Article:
Bolton, Halem, and Kacperczyk did note that over the very recent period, there has been a “greenium,” with green stocks outperforming brown stocks. However, this finding of an ex-post greenium, despite ex-ante expectations of a brown premium, was caused by a shifting equilibrium. As explained by the authors of the 2021 study “Dynamic ESG Equilibrium,” despite investor preferences for sustainable investments creating a brown premium of about 1% per year, over the period 2018-2020 the increased demand for sustainable investments led to a green portfolio outperforming by about 7 percentage points a year (14% versus 7%). However, the long-term effect is that the higher valuations reduce expected long-term returns. The result can be an increase in green asset returns even though brown assets earn higher expected returns. In other words, there can be an ambiguous relationship between sustainable risks and returns in the short term. These conflicting forces, along with the difficulties created by the dispersion in sustainability ratings by the various providers, can create challenges for investors in interpreting the findings from academic papers. It is also worth noting that all the challenges are not related to ESG issues. For example, the advent of fracking led to a swelling of oil and gas supply, which affected prices and returns, and Covid had a dramatic impact on segments of the market, such as airlines and hotels as well as industrials.

In their analysis of the period 2016-2020 (when ESG strategies began to receive huge cash inflows), Bolton, Halem, and Kacperczyk found that a 10% reduction in a company’s carbon emissions (note that the Paris Accords call for much greater reductions) would have resulted in a 0.44% increase, on average, in its price-earnings ratio (it was 0.79% in the energy sector versus 0.26% in consumer staples), a 0.54% increase in its enterprise multiple (enterprise value divided by earnings before interest, taxes, depreciation and amortization) and a 0.50% increase in its market-to-book ratio. Clearly, the rise in relative valuations of high-ESG-scoring companies reflects the fact that the level of carbon emissions has had a significant and increasingly negative impact on price-to-earnings ratios, reflecting a price discount that investors are now requiring to bear the higher carbon transition risk exposure of their portfolio companies as political and regulatory risk become ever more salient.

The results are hypothetical results and are NOT an indicator of future results and do NOT represent returns that any investor actually attained. Indexes are unmanaged, do not reflect management or trading fees, and one cannot invest directly in an index.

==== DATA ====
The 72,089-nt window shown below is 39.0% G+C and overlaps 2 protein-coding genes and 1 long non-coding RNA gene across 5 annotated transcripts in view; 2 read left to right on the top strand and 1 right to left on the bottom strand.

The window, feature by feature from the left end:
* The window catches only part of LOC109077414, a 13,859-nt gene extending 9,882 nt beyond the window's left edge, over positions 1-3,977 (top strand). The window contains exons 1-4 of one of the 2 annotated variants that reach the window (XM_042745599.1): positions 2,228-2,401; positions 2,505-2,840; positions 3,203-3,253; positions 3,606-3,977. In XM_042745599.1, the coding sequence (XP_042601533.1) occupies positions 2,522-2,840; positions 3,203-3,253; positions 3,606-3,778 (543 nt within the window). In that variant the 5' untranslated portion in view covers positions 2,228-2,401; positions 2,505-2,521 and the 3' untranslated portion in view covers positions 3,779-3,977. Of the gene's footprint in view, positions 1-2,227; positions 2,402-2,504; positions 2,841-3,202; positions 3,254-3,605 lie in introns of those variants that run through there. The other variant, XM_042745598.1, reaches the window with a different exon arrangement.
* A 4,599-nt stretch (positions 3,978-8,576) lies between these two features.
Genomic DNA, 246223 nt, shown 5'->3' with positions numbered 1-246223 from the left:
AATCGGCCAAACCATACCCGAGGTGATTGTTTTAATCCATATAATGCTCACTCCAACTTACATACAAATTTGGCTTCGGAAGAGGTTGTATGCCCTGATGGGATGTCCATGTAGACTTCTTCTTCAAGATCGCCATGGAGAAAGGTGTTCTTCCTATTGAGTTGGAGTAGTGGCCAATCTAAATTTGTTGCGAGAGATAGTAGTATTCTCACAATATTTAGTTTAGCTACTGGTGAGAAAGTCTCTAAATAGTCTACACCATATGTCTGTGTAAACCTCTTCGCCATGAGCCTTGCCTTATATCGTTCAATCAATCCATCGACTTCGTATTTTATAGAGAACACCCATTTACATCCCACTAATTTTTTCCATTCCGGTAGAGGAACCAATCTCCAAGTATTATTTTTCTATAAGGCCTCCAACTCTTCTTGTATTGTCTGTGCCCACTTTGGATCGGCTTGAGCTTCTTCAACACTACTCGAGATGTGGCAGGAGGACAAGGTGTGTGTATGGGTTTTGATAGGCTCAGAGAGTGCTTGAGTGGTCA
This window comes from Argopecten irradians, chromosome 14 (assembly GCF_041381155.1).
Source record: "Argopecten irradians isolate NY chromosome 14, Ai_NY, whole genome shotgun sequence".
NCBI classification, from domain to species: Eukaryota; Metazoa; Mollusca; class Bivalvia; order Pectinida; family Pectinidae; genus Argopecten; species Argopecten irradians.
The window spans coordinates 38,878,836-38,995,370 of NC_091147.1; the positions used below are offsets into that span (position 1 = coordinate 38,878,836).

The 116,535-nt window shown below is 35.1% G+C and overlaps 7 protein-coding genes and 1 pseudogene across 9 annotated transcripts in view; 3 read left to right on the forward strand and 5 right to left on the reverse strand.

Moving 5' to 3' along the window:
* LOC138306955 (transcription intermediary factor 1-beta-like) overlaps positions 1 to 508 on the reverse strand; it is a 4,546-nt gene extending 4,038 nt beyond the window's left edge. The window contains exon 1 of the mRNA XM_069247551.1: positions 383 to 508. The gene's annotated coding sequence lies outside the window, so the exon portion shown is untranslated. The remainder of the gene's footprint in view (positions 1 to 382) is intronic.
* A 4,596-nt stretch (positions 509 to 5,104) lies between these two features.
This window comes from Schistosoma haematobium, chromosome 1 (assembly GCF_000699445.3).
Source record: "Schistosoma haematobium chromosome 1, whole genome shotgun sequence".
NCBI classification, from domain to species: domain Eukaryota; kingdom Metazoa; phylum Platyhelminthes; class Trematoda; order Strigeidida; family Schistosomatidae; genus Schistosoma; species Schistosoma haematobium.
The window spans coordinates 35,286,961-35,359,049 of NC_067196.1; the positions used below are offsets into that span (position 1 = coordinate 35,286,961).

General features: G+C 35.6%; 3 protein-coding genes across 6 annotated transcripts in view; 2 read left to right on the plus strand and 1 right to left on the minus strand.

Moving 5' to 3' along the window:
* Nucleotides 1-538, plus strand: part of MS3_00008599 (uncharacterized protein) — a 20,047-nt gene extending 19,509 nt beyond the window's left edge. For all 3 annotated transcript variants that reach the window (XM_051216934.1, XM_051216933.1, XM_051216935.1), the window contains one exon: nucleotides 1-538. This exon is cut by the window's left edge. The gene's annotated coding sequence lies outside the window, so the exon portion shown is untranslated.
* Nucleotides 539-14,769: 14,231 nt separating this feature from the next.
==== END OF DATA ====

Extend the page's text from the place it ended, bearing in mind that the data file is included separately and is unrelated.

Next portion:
Regarding the impact of carbon risk, Bolton, Halem, and Kacperczyk observed:

“Lower valuations and higher investment hurdle rates should, especially with prodding from value-maximizing activist shareholders, exert pressure on managements to reduce their carbon transition risk exposure by committing to gradual decarbonizing of their operations and by disclosing their emissions.”

Their findings on risk are supported by empirical research on the subject. For example, Guido Giese, Linda-Eling Lee, Dimitris Melas, Zoltán Nagy, and Laura Nishikawa, authors of the 2019 study “Foundations of ESG Investing: How ESG Affects Equity Valuation, Risk, and Performance,” found that firms with high ESG scores had better risk management and better compliance standards, leading to fewer extreme events such as fraud, corruption, and litigation (and their negative consequences). The result was a reduction in tail risk in high-ESG-scoring firms relative to the lowest ESG-scoring firms. The highest scoring ESG firms also had lower idiosyncratic risk. They also found that high-ESG-scoring firms had less exposure to market shocks and exhibited lower recent five-year volatility of earnings when compared to low-scoring firms. Thus, they had lower betas. The lower betas resulted in higher valuations (such as lower book-to-market and higher price-to-earnings ratios), producing lower costs of capital and ultimately lower expected returns. Their findings provide a clear risk-based rationale for why green stocks should have lower expected returns than brown, or “sin,” stocks. A taste-based explanation is provided by the screening process employed by sustainable investors that drives green stocks to have higher valuations and thus lower expected returns. 

Investor Takeaways

As Bolton, Halem and Kacperczyk noted:

“Financial markets have begun to respond to climate change and the transition to Net Zero in the way one would expect. Driven by investor beliefs about the impact of climate change on corporations, markets are beginning to price a new and increasing aggregate risk.”

The emergence of a carbon premium reflects financial markets’ pricing risk in such a way that provides investors with a higher return as compensation for bearing higher risk. The result is that the increased popularity of sustainable investment strategies has led to changes in cash flows—raising the cost of capital for companies with poor ESG scores and lowering it for companies with good ESG scores. That has led to changes in the behavior of corporations, increasing their engagement in corporate social responsibility (CSR) as they seek lower costs of capital or face a competitive disadvantage. In addition, companies are seeking to reduce the risks of negative events that lead to heightened risks of lawsuits (e.g., over environmental incidents and discrimination) and consumer boycotts. Companies have also recognized that “doing good” not only improves their reputation but leads to attracting employees who desire to work for companies acting responsibly, enhancing employee satisfaction and, in turn, productivity—and the profitability of the company. Those behaviors are leading to positive feedback loops.